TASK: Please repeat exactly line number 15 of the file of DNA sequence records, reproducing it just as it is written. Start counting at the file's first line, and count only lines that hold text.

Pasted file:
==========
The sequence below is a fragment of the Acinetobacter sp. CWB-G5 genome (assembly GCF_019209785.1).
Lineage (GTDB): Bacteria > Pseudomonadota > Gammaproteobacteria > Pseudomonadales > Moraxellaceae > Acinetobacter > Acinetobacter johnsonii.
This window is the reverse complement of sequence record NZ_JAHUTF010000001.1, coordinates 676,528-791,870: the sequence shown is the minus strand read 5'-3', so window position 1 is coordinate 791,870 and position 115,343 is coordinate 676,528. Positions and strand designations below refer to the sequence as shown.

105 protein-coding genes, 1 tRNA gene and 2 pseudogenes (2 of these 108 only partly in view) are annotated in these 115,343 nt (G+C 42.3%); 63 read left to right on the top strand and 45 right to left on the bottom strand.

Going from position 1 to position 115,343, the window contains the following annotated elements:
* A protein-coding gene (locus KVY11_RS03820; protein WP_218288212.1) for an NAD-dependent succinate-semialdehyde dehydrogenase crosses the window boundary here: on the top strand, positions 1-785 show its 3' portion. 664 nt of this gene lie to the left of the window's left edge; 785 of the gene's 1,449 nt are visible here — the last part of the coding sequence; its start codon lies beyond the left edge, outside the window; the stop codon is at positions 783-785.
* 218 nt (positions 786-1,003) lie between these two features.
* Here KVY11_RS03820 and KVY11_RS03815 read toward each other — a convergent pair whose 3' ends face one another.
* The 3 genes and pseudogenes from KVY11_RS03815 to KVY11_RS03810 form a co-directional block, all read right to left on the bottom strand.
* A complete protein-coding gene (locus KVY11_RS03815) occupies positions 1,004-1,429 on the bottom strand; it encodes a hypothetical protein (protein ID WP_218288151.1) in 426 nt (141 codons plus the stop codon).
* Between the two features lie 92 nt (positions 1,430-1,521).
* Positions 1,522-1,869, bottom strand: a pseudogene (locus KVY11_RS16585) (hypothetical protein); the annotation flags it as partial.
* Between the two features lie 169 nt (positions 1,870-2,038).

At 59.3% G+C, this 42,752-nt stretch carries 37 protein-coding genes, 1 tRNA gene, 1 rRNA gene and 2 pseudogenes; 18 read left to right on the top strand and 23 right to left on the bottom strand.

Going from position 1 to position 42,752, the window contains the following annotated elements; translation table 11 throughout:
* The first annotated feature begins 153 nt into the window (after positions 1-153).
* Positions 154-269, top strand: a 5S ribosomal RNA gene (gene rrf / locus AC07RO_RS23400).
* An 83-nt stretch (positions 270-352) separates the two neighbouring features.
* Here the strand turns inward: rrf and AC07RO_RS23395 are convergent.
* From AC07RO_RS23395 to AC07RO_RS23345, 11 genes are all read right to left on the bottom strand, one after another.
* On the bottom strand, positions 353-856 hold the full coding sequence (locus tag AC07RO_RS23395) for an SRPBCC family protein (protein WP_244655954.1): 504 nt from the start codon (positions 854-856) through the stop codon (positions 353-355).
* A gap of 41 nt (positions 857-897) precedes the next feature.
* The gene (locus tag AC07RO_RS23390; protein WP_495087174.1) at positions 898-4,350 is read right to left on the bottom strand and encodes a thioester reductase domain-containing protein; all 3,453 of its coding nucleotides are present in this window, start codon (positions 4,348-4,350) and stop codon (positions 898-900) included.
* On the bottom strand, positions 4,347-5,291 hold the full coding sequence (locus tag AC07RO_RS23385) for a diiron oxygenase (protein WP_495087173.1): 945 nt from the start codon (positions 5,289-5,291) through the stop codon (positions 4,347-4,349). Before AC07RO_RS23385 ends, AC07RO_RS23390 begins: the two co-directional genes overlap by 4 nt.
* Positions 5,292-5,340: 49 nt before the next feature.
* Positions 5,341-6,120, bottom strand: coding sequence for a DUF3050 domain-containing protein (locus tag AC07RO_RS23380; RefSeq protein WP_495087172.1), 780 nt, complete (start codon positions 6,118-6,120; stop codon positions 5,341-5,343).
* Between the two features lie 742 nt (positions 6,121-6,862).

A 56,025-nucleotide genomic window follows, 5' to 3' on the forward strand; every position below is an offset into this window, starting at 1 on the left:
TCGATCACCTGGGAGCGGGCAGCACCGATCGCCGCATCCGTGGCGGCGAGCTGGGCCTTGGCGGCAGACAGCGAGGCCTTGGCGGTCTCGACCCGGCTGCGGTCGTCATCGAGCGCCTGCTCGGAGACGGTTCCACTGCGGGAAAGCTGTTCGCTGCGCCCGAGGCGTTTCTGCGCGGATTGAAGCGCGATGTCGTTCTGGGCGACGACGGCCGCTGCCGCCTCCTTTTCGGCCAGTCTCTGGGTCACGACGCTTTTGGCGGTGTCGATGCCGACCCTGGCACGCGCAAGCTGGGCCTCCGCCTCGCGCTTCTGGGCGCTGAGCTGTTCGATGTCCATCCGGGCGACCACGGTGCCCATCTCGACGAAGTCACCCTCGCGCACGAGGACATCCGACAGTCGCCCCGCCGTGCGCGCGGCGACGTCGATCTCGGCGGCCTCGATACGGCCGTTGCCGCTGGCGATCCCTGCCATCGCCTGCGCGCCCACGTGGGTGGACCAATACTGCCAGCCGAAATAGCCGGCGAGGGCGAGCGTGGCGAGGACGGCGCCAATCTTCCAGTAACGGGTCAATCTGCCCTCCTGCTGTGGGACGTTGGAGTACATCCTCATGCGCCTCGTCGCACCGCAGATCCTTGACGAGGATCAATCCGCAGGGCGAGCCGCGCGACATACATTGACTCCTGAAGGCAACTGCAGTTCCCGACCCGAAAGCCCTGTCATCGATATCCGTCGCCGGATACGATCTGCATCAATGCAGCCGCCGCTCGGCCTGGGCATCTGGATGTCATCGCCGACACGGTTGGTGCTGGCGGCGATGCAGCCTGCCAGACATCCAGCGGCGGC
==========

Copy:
Going from position 1 to position 42,752, the window contains the following annotated elements; translation table 11 throughout: